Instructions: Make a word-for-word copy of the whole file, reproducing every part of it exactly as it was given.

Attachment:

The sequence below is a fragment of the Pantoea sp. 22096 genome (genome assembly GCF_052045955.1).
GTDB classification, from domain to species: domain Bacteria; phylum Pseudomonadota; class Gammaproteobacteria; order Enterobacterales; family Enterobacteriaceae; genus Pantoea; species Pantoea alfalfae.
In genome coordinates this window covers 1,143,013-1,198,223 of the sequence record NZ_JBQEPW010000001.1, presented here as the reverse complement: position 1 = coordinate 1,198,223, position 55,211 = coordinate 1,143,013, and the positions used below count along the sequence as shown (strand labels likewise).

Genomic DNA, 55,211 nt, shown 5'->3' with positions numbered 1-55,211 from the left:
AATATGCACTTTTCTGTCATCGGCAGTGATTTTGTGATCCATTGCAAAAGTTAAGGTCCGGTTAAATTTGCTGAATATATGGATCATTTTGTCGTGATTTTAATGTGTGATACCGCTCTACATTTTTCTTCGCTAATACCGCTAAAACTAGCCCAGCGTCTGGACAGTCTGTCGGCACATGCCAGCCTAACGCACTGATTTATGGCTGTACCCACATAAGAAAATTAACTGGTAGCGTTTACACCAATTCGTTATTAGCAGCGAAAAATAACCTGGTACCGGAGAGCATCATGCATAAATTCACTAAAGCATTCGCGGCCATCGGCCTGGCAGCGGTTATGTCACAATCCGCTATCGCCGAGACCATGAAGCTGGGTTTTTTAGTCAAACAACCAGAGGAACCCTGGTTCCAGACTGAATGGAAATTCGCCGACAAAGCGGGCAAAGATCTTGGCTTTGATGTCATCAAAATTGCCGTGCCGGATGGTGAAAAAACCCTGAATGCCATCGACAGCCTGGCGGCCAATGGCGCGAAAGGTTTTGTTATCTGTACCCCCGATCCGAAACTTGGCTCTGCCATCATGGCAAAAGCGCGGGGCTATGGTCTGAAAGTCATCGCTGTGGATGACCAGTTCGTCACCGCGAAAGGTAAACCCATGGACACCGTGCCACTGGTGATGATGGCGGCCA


The sequence below is a fragment of the Pantoea sp. 22096 genome (genome assembly GCF_052045955.1).
GTDB classification, from domain to species: domain Bacteria; phylum Pseudomonadota; class Gammaproteobacteria; order Enterobacterales; family Enterobacteriaceae; genus Pantoea; species Pantoea alfalfae.
In genome coordinates this window covers 1,143,013-1,198,223 of the sequence record NZ_JBQEPW010000001.1, presented here as the reverse complement: position 1 = coordinate 1,198,223, position 55,211 = coordinate 1,143,013, and the positions used below count along the sequence as shown (strand labels likewise).

Genomic DNA, 55,211 nt, shown 5'->3' with positions numbered 1-55,211 from the left:
AATATGCACTTTTCTGTCATCGGCAGTGATTTTGTGATCCATTGCAAAAGTTAAGGTCCGGTTAAATTTGCTGAATATATGGATCATTTTGTCGTGATTTTAATGTGTGATACCGCTCTACATTTTTCTTCGCTAATACCGCTAAAACTAGCCCAGCGTCTGGACAGTCTGTCGGCACATGCCAGCCTAACGCACTGATTTATGGCTGTACCCACATAAGAAAATTAACTGGTAGCGTTTACACCAATTCGTTATTAGCAGCGAAAAATAACCTGGTACCGGAGAGCATCATGCATAAATTCACTAAAGCATTCGCGGCCATCGGCCTGGCAGCGGTTATGTCACAATCCGCTATCGCCGAGACCATGAAGCTGGGTTTTTTAGTCAAACAACCAGAGGAACCCTGGTTCCAGACTGAATGGAAATTCGCCGACAAAGCGGGCAAAGATCTTGGCTTTGATGTCATCAAAATTGCCGTGCCGGATGGTGAAAAAACCCTGAATGCCATCGACAGCCTGGCGGCCAATGGCGCGAAAGGTTTTGTTATCTGTACCCCCGATCCGAAACTTGGCTCTGCCATCATGGCAAAAGCGCGGGGCTATGGTCTGAAAGTCATCGCTGTGGATGACCAGTTCGTCACCGCGAAAGGTAAACCCATGGACACCGTGCCACTGGTGATGATGGCGGCCA